For previous linguistic scholars, Arabic grammar consists of general comparative rules that involve oral language texts. A special condition applies to these texts, such as having fluency, having the same samples in the language as examples, having usage in Arabic culture, and having been widely used to represent the Arabic language’s general grammar rules strongly. This study not only focuses on former Arabic linguistics and their opinions about verbal patterns such as fa ̒aal, fu ̒all, fi ̒aal, and fa ̒aali, but also gives extraordinary examples from the Quran and poets that former linguists have used as examples of morphology. In addition, other linguists have indicated Sibawayh’s optimality theory about verbal patterns for speaking performance and morphological structure to be acceptable. This study also aims using descriptive analysis to explain Arabic verbal patterns and their usage in the Arabic language, such as with fa ̒aal, fu ̒all, fi ̒aal, and fa ̒aali through examples from Quranic verses and poems in order to explain the topic. A shift of meaning is indicated to have occurred in these verbal patterns from their original meanings to figurative meanings in terms of the convergence and divergence of meaning. Moreover, the study examines the signs of verbal patterns as a form and fundamental. For example, former Arabic linguists such as Sibawayh, al-Suyûtî, Ibn al-Sarrāj, and Ibn Aqîl were determined to have their own ̒ opinions about the fa ̒aal verbal patterns in Arabic such as how these verbal patterns formed, their lack of morphological derivation, and their usage of Arabic.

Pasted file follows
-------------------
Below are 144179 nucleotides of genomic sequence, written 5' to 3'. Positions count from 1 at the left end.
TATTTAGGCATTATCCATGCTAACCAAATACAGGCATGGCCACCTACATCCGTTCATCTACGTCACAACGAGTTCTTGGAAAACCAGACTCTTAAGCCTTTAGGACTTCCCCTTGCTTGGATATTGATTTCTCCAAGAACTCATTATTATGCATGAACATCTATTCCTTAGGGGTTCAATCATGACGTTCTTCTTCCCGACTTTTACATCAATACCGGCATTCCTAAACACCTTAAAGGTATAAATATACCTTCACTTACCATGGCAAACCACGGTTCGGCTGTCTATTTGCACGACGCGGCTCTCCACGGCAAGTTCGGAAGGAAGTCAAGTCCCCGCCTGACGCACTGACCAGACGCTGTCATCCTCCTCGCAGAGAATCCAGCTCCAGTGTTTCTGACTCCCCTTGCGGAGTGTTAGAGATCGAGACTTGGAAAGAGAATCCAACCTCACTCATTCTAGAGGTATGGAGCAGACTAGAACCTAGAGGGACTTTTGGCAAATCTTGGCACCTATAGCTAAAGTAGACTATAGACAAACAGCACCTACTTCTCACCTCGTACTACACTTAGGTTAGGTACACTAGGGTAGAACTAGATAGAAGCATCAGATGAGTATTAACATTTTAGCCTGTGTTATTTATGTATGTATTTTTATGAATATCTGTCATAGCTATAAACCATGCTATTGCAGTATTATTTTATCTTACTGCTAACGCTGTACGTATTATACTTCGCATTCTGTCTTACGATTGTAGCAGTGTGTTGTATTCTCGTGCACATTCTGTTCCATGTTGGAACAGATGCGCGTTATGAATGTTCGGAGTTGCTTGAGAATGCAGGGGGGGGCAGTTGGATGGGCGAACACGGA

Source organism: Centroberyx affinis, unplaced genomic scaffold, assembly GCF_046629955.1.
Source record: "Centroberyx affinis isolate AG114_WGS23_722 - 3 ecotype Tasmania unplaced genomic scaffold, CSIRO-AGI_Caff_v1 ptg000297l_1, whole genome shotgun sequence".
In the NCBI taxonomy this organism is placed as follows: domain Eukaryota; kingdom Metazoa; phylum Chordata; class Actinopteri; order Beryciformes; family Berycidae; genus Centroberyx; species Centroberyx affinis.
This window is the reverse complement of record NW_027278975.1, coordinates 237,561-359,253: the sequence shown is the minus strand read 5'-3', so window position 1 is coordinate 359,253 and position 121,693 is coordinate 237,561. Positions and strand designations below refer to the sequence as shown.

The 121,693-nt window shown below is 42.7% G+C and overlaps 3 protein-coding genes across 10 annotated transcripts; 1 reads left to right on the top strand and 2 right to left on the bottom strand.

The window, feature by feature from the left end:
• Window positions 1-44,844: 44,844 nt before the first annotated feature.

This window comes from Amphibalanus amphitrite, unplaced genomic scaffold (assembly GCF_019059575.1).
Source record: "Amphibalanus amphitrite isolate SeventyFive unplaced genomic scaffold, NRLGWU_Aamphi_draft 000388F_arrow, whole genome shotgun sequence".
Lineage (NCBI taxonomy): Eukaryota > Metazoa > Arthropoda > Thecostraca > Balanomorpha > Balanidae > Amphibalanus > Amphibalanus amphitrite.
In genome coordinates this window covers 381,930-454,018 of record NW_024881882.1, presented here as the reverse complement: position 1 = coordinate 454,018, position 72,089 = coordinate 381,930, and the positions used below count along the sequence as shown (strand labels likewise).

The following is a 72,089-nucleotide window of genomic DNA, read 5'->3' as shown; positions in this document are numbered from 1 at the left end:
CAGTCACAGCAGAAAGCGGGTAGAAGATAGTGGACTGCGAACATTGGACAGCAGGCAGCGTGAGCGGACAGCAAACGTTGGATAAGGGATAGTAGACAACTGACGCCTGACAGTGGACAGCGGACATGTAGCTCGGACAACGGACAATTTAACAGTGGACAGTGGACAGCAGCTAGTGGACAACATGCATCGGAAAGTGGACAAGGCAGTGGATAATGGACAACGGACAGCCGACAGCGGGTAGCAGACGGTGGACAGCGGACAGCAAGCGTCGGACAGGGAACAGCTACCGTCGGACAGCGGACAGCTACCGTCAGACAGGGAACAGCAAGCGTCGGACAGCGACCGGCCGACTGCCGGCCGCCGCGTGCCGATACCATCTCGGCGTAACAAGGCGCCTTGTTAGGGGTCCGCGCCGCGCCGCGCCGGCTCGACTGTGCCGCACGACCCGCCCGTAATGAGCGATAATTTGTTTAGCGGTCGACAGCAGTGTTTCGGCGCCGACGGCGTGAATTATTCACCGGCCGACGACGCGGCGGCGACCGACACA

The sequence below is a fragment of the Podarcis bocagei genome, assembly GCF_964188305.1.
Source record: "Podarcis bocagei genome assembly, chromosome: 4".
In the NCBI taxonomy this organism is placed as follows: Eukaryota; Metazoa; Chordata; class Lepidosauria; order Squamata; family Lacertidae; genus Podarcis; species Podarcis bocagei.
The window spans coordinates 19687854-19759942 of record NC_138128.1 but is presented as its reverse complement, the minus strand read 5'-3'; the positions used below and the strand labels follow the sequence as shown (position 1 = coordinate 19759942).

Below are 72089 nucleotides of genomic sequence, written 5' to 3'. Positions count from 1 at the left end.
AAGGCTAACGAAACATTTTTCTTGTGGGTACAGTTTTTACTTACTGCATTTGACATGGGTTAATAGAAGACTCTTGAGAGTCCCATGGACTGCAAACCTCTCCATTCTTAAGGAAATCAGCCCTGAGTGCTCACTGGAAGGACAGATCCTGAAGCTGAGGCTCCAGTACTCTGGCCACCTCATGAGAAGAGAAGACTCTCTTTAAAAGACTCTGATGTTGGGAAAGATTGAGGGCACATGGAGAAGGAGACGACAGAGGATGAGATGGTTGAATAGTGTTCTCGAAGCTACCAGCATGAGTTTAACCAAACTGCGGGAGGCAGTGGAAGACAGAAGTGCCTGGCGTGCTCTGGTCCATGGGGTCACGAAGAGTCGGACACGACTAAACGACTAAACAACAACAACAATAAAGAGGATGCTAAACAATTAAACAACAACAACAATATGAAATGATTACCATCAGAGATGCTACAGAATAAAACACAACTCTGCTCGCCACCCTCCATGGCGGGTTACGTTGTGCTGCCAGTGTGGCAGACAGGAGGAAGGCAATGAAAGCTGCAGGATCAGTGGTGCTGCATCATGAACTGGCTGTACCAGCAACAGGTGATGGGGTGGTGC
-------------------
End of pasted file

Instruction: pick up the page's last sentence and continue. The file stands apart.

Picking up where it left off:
Arabic is a Semitic language used in the Middle East and North Africa and has special characteristics that are able to distinguish it from other languages such as English or Turkish. For example, the Arabic alphabet has 28 consonant letters and three vowels that are used to express both short and long vowels. These letters are written from right to left and phonetically divided into two major classes (i.e., sun letters and moon letters). Additionally, nouns and adjectives in Arabic are divided into three: singular, dual, and plural. Moreover, Arabic has a morphology based on root-pattern schemes that categorize the phonetic rules of the Arabic language in the name of the Arabic language’s self-preservation. Arabic linguists are well known for having worked in the field of Arabic roots, grammar, and comprehensive analysis, such as the oldest Arabic linguist the Caliph Ali, who divided speech into three parts (i.e., names, verbs, and letters), as well as Ibn Khaldun, Ibn Cinni, al-Khalil, Sîbawayh, and others who focused on sound imitation, vowel diacritics, and morphological model to categorize the roots of Arabic.